15 Synovial Joints cont. 4. Articular capsule = double layered capsule surrounding cavity: External, tough flexible fibrous capsule (continuous with periosteum of the bones) Synovial membrane = loose CT lining of fibrous capsule, that also covers all internal joint surfaces excluding hyaline cartilage 5. Reinforcing ligaments = ligaments that strengthen joint Definition: A ligament joins a bone to another bone across a synovial joint usually thickened portions of fibrous capsule (intrinsic or capsular)

16 General Structure of a Synovial Joint

17 Synovial Joints cont. Other joint features: fatty pads (hip & knee)
menisci or articular discs or that separate cavity into 2 compartments (knee, jaw, sternoclavicular)

18 Synovial Joints cont. bursa = flattened fibrous sacs with a synovial membrane and fluid that act as "ball bearings" to prevent friction on adjacent structures during joint activity cushion the movement of one body part over another; located between skin and bone (where skin rubs over bone), and between muscle, tendons, ligaments and bone.

19 Types Of Synovial Joints
Ball-and-socket joints = most freely movable joints; all angular movement The head of one bone fits into the socket of another Examples = hip and shoulder Condyloid joints = permit all angular motion, except rotation Examples = wrists and knuckles

20 Types Of Synovial Joints cont.
Gliding joints = cartilaginous joints Example = intervertebral discs Hinge joints = permit flexion & extension only Examples = elbow and knee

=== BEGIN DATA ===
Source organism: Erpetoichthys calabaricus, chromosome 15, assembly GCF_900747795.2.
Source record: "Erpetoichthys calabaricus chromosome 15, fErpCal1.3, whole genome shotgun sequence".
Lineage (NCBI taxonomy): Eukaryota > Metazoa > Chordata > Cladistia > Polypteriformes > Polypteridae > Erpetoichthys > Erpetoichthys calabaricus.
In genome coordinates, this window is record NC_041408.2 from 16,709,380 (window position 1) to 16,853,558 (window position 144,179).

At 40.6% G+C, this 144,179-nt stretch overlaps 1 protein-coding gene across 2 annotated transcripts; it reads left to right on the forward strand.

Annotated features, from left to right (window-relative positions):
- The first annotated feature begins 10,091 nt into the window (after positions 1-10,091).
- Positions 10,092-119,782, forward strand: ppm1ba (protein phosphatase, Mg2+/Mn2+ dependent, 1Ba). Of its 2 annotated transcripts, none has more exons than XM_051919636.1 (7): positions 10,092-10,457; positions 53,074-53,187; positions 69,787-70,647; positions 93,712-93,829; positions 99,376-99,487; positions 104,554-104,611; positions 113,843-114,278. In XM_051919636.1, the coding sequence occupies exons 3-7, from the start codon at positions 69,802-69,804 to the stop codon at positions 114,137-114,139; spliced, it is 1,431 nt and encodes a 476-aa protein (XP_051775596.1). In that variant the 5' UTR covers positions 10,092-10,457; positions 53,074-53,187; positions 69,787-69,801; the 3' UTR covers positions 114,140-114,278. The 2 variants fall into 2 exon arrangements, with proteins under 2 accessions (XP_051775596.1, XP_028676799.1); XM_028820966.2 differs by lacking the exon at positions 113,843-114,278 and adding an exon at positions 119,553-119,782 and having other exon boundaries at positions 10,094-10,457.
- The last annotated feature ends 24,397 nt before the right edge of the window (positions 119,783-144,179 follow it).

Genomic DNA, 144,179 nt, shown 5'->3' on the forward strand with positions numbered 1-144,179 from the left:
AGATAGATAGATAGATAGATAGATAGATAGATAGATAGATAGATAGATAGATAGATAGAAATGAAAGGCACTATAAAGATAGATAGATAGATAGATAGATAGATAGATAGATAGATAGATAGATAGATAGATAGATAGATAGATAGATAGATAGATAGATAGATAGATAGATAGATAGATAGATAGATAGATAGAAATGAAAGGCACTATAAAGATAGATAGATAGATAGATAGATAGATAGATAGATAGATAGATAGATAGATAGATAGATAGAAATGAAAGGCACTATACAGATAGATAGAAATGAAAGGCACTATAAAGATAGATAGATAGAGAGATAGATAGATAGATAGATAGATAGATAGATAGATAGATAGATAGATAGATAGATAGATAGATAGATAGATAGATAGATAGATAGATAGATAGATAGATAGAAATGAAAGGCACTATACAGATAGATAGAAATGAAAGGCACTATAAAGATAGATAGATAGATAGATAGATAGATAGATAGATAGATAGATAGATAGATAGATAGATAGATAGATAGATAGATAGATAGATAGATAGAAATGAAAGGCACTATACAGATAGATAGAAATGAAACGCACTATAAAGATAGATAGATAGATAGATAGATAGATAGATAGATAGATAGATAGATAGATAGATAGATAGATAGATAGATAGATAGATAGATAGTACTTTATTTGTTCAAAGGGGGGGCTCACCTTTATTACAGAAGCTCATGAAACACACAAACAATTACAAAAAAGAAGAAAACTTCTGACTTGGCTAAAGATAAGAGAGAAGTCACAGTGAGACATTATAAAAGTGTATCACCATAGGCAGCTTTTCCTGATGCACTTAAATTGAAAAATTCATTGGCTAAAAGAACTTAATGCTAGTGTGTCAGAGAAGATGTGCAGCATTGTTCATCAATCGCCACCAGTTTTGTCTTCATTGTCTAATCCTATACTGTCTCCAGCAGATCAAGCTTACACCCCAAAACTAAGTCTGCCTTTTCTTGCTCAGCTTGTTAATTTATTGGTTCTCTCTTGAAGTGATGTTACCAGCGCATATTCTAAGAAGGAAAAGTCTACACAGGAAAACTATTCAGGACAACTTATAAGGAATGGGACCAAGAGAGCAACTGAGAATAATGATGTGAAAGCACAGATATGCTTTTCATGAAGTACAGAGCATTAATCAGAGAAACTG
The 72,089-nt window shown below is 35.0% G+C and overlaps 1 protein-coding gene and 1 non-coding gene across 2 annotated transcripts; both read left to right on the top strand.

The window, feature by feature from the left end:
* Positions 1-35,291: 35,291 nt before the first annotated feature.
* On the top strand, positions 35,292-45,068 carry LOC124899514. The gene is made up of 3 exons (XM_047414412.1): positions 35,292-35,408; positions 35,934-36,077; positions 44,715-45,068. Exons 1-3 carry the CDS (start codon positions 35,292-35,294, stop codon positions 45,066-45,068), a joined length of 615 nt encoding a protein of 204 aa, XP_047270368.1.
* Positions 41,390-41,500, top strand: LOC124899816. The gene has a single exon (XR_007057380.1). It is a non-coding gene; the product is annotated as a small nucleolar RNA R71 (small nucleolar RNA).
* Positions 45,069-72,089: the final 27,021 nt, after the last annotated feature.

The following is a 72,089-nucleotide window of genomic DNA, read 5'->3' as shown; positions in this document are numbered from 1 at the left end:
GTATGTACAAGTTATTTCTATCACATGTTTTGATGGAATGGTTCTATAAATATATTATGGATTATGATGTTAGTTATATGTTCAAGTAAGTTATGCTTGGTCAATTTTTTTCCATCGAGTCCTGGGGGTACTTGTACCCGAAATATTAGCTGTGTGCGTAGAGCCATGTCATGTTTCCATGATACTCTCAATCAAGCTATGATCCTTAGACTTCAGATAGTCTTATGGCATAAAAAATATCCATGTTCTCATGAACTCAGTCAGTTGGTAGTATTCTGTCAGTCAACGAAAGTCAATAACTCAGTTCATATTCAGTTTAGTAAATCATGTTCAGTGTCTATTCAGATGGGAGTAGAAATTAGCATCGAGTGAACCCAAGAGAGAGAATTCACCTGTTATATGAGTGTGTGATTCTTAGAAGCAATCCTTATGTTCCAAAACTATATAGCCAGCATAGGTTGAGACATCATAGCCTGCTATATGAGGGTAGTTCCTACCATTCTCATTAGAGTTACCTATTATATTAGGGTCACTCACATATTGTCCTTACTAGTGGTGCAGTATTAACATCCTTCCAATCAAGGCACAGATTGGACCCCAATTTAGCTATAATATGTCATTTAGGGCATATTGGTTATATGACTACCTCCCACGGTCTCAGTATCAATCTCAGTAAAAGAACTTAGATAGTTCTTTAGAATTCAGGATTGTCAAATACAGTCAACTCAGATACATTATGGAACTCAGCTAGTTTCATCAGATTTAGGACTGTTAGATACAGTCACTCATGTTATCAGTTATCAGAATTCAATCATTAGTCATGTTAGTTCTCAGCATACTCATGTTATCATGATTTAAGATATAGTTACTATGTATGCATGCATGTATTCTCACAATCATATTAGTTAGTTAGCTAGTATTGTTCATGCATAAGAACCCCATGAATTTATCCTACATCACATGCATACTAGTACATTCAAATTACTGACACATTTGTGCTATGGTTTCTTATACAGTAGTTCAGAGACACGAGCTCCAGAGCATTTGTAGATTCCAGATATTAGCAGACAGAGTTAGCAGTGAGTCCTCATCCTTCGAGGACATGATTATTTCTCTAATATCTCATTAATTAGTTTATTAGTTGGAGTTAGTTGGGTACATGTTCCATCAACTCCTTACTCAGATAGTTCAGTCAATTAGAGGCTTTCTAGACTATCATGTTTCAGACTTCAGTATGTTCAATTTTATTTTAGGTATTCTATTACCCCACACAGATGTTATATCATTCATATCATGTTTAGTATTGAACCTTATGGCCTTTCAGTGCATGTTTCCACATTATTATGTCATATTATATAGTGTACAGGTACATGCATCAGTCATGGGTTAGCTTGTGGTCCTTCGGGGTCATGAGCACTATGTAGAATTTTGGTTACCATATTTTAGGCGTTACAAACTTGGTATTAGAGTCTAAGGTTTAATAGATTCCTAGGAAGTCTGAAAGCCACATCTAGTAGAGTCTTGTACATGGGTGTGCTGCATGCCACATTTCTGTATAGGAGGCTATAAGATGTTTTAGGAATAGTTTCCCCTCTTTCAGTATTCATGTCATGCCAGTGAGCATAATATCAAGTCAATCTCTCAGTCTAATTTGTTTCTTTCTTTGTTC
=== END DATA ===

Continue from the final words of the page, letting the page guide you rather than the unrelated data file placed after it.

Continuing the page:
21 Types Of Synovial Joints cont.
Pivot joints = permit rotation Example = first intervertebral joint (atlantoaxial joint) Saddle joints = thumb

22 Types Of Joint Movements

23 Introduction Origin = part of muscle attached to the immovable bone
Insertion = part of a muscle attached to the movable bone When a muscle contracts across a joint, its insertion is pulled toward its origin

24 Three general types of movement
Gliding movements = when flat bone surfaces glide or slide over one another occur at cartilaginous joints Examples = intervertebral discs and sternoclavicular joints Angular movements = changes in angles between bones occur only at synovial joints


26 Movement cont. Flexion = decreasing the angle between 2 bones.
Example = head toward chest Dorsiflexion = bringing foot closer to shin Plantar flexion = pointing one's toe (flexion toward the sole) Extension = increasing the angle between 2 bones Example = straightening a flexed neck Hyperextension = increasing the angle greater than 180o